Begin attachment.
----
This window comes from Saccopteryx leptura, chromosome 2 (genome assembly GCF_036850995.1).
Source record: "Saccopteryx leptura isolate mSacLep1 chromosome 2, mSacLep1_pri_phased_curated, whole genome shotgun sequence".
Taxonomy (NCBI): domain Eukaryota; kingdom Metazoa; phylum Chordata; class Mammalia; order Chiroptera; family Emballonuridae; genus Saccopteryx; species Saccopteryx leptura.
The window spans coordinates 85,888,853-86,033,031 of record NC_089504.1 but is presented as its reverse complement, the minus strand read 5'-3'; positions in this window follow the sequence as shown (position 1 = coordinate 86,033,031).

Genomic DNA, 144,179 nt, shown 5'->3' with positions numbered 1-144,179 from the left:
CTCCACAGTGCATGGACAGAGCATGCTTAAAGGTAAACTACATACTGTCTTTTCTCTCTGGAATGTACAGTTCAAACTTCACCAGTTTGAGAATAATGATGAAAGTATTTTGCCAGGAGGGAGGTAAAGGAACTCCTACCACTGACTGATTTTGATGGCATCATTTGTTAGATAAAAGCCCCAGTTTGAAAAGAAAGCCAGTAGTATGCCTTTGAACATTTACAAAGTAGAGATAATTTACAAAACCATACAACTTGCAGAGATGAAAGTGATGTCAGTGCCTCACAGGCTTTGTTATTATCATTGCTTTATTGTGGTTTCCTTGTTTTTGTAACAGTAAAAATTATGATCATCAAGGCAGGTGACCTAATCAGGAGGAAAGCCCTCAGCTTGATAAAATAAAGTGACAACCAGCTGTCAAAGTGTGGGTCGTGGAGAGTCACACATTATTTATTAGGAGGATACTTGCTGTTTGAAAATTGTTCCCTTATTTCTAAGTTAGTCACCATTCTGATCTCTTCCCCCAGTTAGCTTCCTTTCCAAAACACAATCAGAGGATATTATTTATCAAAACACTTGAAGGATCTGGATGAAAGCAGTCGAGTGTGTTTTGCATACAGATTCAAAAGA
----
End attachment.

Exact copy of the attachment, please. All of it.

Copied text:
This window comes from Saccopteryx leptura, chromosome 2 (genome assembly GCF_036850995.1).
Source record: "Saccopteryx leptura isolate mSacLep1 chromosome 2, mSacLep1_pri_phased_curated, whole genome shotgun sequence".
Taxonomy (NCBI): domain Eukaryota; kingdom Metazoa; phylum Chordata; class Mammalia; order Chiroptera; family Emballonuridae; genus Saccopteryx; species Saccopteryx leptura.
The window spans coordinates 85,888,853-86,033,031 of record NC_089504.1 but is presented as its reverse complement, the minus strand read 5'-3'; positions in this window follow the sequence as shown (position 1 = coordinate 86,033,031).

Genomic DNA, 144,179 nt, shown 5'->3' with positions numbered 1-144,179 from the left:
CTCCACAGTGCATGGACAGAGCATGCTTAAAGGTAAACTACATACTGTCTTTTCTCTCTGGAATGTACAGTTCAAACTTCACCAGTTTGAGAATAATGATGAAAGTATTTTGCCAGGAGGGAGGTAAAGGAACTCCTACCACTGACTGATTTTGATGGCATCATTTGTTAGATAAAAGCCCCAGTTTGAAAAGAAAGCCAGTAGTATGCCTTTGAACATTTACAAAGTAGAGATAATTTACAAAACCATACAACTTGCAGAGATGAAAGTGATGTCAGTGCCTCACAGGCTTTGTTATTATCATTGCTTTATTGTGGTTTCCTTGTTTTTGTAACAGTAAAAATTATGATCATCAAGGCAGGTGACCTAATCAGGAGGAAAGCCCTCAGCTTGATAAAATAAAGTGACAACCAGCTGTCAAAGTGTGGGTCGTGGAGAGTCACACATTATTTATTAGGAGGATACTTGCTGTTTGAAAATTGTTCCCTTATTTCTAAGTTAGTCACCATTCTGATCTCTTCCCCCAGTTAGCTTCCTTTCCAAAACACAATCAGAGGATATTATTTATCAAAACACTTGAAGGATCTGGATGAAAGCAGTCGAGTGTGTTTTGCATACAGATTCAAAAGA